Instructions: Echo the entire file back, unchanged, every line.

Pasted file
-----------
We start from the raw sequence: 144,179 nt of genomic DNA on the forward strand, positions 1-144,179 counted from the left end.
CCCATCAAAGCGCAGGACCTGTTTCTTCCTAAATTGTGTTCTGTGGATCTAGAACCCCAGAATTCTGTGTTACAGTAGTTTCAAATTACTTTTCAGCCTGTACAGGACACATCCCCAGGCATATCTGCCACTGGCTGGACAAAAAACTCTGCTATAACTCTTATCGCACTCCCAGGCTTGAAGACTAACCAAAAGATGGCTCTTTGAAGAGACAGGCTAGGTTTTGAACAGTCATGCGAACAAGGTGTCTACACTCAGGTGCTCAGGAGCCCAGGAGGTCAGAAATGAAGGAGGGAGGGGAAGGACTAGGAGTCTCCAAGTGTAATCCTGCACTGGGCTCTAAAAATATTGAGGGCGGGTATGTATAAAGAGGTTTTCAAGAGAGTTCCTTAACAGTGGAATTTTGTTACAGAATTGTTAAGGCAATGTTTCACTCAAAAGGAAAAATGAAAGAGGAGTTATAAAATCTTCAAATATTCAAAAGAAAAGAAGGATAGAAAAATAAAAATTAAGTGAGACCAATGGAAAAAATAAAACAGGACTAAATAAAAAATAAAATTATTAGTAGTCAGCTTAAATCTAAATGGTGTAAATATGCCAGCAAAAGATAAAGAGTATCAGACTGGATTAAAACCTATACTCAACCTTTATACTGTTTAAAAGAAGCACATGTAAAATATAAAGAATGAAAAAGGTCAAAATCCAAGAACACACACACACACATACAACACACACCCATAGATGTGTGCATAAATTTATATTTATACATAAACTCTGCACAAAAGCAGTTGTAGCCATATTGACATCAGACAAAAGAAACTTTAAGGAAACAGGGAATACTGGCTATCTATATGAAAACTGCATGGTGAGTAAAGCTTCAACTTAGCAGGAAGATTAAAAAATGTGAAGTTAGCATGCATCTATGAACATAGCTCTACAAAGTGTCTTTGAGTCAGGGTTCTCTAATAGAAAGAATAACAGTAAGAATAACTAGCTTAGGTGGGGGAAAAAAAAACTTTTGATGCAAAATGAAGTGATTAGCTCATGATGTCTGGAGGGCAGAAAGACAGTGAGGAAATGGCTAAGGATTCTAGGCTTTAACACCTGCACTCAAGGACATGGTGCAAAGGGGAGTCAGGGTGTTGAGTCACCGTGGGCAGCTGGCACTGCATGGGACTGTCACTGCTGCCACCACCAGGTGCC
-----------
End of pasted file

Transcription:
We start from the raw sequence: 144,179 nt of genomic DNA on the forward strand, positions 1-144,179 counted from the left end.
CCCATCAAAGCGCAGGACCTGTTTCTTCCTAAATTGTGTTCTGTGGATCTAGAACCCCAGAATTCTGTGTTACAGTAGTTTCAAATTACTTTTCAGCCTGTACAGGACACATCCCCAGGCATATCTGCCACTGGCTGGACAAAAAACTCTGCTATAACTCTTATCGCACTCCCAGGCTTGAAGACTAACCAAAAGATGGCTCTTTGAAGAGACAGGCTAGGTTTTGAACAGTCATGCGAACAAGGTGTCTACACTCAGGTGCTCAGGAGCCCAGGAGGTCAGAAATGAAGGAGGGAGGGGAAGGACTAGGAGTCTCCAAGTGTAATCCTGCACTGGGCTCTAAAAATATTGAGGGCGGGTATGTATAAAGAGGTTTTCAAGAGAGTTCCTTAACAGTGGAATTTTGTTACAGAATTGTTAAGGCAATGTTTCACTCAAAAGGAAAAATGAAAGAGGAGTTATAAAATCTTCAAATATTCAAAAGAAAAGAAGGATAGAAAAATAAAAATTAAGTGAGACCAATGGAAAAAATAAAACAGGACTAAATAAAAAATAAAATTATTAGTAGTCAGCTTAAATCTAAATGGTGTAAATATGCCAGCAAAAGATAAAGAGTATCAGACTGGATTAAAACCTATACTCAACCTTTATACTGTTTAAAAGAAGCACATGTAAAATATAAAGAATGAAAAAGGTCAAAATCCAAGAACACACACACACACATACAACACACACCCATAGATGTGTGCATAAATTTATATTTATACATAAACTCTGCACAAAAGCAGTTGTAGCCATATTGACATCAGACAAAAGAAACTTTAAGGAAACAGGGAATACTGGCTATCTATATGAAAACTGCATGGTGAGTAAAGCTTCAACTTAGCAGGAAGATTAAAAAATGTGAAGTTAGCATGCATCTATGAACATAGCTCTACAAAGTGTCTTTGAGTCAGGGTTCTCTAATAGAAAGAATAACAGTAAGAATAACTAGCTTAGGTGGGGGAAAAAAAAACTTTTGATGCAAAATGAAGTGATTAGCTCATGATGTCTGGAGGGCAGAAAGACAGTGAGGAAATGGCTAAGGATTCTAGGCTTTAACACCTGCACTCAAGGACATGGTGCAAAGGGGAGTCAGGGTGTTGAGTCACCGTGGGCAGCTGGCACTGCATGGGACTGTCACTGCTGCCACCACCAGGTGCC